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Since the early years of British contact with Nigeria, dating back to the mid-nineteenth century, Nigerian literature has been reflecting on the changing persona of the British in the country through its frequent inclusion and handling of British characters. This chapter considers ten novels published between 1933 and 2006, to track changes in Nigerian writers’ perception of Britishness, from the prejudiced or accommodating colonial administrators and district officers of Omenuko to the city girl’s husband of People in the City, from the young female teachers of Emecheta’s school to the arrogant university professors sketched by Ike and the lonely journalist that dominates Adichie’s second novel. Focusing on the last of these novels, the study will then reveal a significant shift in the presentation of British attitudes and interests, with the central character of Richard Churchill, the young journalist from Shropshire, standing out as very different from his compatriots. He desired to see the country, and his move away from the partying Lagos to the University of Nigeria, Nsukka gradually leads to his transformation as he falls in love, learns Igbo and chooses to stay in Igboland through the war years. He ends up writing an essay to denounce the British stand on the civil war – The World Was Silent When we Died, embedded in the novel. This latest write-up, while echoing Achebe’s district officer’s monograph on The Pacification of the Primitive Tribes of the Lower Niger, stands in sharp contrast with it, as its author now takes sides with the embattled Biafrans.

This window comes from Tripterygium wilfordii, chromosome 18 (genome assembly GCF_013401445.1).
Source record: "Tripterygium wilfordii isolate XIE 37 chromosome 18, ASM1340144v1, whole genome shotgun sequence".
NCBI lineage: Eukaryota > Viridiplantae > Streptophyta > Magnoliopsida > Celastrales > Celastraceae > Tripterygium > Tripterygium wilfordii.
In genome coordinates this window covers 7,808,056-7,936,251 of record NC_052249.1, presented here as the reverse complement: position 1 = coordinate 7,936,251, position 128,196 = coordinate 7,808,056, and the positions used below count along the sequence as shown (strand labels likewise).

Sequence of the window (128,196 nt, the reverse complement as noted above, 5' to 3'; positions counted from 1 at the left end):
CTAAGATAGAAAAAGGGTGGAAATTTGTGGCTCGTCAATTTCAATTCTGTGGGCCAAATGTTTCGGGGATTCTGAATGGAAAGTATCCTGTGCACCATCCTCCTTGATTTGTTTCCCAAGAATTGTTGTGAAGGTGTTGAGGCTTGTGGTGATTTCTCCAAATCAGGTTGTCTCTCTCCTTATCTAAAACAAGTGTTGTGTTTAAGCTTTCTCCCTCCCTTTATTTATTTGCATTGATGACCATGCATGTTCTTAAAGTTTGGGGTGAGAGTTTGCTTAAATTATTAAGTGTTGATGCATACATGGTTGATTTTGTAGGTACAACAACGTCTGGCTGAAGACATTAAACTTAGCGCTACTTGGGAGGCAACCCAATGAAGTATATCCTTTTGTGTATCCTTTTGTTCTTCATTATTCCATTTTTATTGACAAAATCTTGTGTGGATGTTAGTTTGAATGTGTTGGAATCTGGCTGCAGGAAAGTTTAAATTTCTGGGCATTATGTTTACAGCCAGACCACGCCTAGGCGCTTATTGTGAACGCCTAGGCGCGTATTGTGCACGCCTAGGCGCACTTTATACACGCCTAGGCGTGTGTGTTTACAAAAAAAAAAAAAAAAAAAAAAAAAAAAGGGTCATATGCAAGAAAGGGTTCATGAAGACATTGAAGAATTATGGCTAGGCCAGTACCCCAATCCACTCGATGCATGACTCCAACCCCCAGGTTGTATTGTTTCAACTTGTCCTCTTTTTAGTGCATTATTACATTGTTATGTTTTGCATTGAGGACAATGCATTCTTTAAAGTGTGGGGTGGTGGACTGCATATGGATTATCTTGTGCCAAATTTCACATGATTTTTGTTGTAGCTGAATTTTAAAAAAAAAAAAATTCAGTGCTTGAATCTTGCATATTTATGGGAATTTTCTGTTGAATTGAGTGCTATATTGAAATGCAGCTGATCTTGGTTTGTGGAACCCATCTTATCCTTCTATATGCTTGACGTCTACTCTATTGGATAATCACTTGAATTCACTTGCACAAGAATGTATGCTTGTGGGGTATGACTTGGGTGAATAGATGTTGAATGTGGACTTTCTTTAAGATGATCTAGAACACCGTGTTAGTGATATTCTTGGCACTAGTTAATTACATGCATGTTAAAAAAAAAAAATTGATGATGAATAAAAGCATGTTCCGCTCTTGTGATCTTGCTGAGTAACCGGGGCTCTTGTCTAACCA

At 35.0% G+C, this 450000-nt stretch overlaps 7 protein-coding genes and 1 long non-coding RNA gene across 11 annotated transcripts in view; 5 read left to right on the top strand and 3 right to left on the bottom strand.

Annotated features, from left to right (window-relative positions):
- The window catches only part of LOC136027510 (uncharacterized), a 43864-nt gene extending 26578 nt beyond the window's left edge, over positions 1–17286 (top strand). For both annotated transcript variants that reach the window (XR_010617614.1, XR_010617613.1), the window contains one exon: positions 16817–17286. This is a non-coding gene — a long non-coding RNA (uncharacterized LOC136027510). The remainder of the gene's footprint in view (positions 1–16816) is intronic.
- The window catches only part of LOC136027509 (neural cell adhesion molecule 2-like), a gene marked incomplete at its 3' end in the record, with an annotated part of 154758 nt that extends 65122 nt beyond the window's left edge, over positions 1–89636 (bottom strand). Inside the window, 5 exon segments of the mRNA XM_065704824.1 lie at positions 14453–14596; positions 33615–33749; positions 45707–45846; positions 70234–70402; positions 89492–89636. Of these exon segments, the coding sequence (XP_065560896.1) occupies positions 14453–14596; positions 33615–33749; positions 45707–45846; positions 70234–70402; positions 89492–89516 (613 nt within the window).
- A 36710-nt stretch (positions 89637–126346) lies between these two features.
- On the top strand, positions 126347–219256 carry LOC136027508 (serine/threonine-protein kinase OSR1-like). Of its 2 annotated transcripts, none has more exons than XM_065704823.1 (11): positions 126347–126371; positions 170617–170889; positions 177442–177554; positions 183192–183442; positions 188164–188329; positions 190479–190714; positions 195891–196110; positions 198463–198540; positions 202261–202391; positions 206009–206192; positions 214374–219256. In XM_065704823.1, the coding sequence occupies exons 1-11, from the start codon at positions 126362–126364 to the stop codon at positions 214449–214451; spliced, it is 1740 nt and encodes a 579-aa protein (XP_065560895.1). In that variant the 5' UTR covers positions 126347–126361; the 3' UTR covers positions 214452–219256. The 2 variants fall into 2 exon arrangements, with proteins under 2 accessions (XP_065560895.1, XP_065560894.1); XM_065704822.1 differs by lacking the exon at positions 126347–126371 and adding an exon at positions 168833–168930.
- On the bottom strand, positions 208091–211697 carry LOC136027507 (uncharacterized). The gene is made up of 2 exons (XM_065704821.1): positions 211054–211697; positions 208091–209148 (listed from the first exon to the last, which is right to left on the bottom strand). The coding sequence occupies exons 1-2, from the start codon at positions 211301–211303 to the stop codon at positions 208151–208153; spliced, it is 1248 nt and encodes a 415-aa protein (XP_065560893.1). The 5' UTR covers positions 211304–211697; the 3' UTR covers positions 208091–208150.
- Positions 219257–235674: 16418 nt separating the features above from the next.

|Item Type:||Book Chapter|
|Copyright Holders:||2011 Peter Lang|
|Keywords:||Nigeria; Biafra; literature; British; Adichie|
|Academic Unit/Department:||Education and Language Studies > Languages|
|Interdisciplinary Research Centre:||Centre for Research in Education and Educational Technology (CREET)|
|Depositing User:||Francoise Ugochukwu|
|Date Deposited:||03 Aug 2011 08:22|
|Last Modified:||27 Oct 2012 14:45|
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